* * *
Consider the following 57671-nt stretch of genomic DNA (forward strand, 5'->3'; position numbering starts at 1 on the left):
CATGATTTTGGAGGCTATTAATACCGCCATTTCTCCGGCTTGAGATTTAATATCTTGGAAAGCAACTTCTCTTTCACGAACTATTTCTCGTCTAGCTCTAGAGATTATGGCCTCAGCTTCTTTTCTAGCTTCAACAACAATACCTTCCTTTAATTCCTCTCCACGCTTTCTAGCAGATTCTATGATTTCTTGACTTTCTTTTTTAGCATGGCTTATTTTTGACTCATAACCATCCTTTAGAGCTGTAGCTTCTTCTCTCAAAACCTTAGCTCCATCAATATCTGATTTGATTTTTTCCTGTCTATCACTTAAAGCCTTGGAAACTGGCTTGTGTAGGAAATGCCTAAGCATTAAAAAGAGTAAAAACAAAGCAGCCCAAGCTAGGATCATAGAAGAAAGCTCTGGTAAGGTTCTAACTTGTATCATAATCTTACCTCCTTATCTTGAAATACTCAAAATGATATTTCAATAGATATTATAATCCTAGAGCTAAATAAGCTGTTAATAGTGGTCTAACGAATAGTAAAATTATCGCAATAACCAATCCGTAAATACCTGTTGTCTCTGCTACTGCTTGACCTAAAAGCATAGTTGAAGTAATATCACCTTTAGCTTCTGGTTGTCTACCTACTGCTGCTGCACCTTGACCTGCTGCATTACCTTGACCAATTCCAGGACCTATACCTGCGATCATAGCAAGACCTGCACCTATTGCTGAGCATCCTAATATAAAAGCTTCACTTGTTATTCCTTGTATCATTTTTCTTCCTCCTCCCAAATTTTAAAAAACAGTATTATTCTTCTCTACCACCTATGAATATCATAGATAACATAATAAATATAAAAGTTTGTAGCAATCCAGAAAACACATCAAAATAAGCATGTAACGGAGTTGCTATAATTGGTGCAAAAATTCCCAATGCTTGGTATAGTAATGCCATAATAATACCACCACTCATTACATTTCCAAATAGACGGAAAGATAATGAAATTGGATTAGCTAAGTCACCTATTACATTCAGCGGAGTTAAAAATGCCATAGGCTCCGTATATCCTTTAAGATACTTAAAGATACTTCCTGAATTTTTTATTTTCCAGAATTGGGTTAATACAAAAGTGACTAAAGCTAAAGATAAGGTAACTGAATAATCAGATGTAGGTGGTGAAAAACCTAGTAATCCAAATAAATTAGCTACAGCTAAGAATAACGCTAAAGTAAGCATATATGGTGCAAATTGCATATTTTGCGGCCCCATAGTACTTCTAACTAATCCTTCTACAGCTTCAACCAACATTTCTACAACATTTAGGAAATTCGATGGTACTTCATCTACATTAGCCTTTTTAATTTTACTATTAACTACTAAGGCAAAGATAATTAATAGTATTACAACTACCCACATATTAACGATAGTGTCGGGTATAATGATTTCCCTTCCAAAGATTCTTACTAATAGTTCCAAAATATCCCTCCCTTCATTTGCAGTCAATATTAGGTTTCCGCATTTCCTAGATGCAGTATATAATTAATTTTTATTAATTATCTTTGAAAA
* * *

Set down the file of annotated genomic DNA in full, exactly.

Consider the following 57671-nt stretch of genomic DNA (forward strand, 5'->3'; position numbering starts at 1 on the left):
CATGATTTTGGAGGCTATTAATACCGCCATTTCTCCGGCTTGAGATTTAATATCTTGGAAAGCAACTTCTCTTTCACGAACTATTTCTCGTCTAGCTCTAGAGATTATGGCCTCAGCTTCTTTTCTAGCTTCAACAACAATACCTTCCTTTAATTCCTCTCCACGCTTTCTAGCAGATTCTATGATTTCTTGACTTTCTTTTTTAGCATGGCTTATTTTTGACTCATAACCATCCTTTAGAGCTGTAGCTTCTTCTCTCAAAACCTTAGCTCCATCAATATCTGATTTGATTTTTTCCTGTCTATCACTTAAAGCCTTGGAAACTGGCTTGTGTAGGAAATGCCTAAGCATTAAAAAGAGTAAAAACAAAGCAGCCCAAGCTAGGATCATAGAAGAAAGCTCTGGTAAGGTTCTAACTTGTATCATAATCTTACCTCCTTATCTTGAAATACTCAAAATGATATTTCAATAGATATTATAATCCTAGAGCTAAATAAGCTGTTAATAGTGGTCTAACGAATAGTAAAATTATCGCAATAACCAATCCGTAAATACCTGTTGTCTCTGCTACTGCTTGACCTAAAAGCATAGTTGAAGTAATATCACCTTTAGCTTCTGGTTGTCTACCTACTGCTGCTGCACCTTGACCTGCTGCATTACCTTGACCAATTCCAGGACCTATACCTGCGATCATAGCAAGACCTGCACCTATTGCTGAGCATCCTAATATAAAAGCTTCACTTGTTATTCCTTGTATCATTTTTCTTCCTCCTCCCAAATTTTAAAAAACAGTATTATTCTTCTCTACCACCTATGAATATCATAGATAACATAATAAATATAAAAGTTTGTAGCAATCCAGAAAACACATCAAAATAAGCATGTAACGGAGTTGCTATAATTGGTGCAAAAATTCCCAATGCTTGGTATAGTAATGCCATAATAATACCACCACTCATTACATTTCCAAATAGACGGAAAGATAATGAAATTGGATTAGCTAAGTCACCTATTACATTCAGCGGAGTTAAAAATGCCATAGGCTCCGTATATCCTTTAAGATACTTAAAGATACTTCCTGAATTTTTTATTTTCCAGAATTGGGTTAATACAAAAGTGACTAAAGCTAAAGATAAGGTAACTGAATAATCAGATGTAGGTGGTGAAAAACCTAGTAATCCAAATAAATTAGCTACAGCTAAGAATAACGCTAAAGTAAGCATATATGGTGCAAATTGCATATTTTGCGGCCCCATAGTACTTCTAACTAATCCTTCTACAGCTTCAACCAACATTTCTACAACATTTAGGAAATTCGATGGTACTTCATCTACATTAGCCTTTTTAATTTTACTATTAACTACTAAGGCAAAGATAATTAATAGTATTACAACTACCCACATATTAACGATAGTGTCGGGTATAATGATTTCCCTTCCAAAGATTCTTACTAATAGTTCCAAAATATCCCTCCCTTCATTTGCAGTCAATATTAGGTTTCCGCATTTCCTAGATGCAGTATATAATTAATTTTTATTAATTATCTTTGAAAA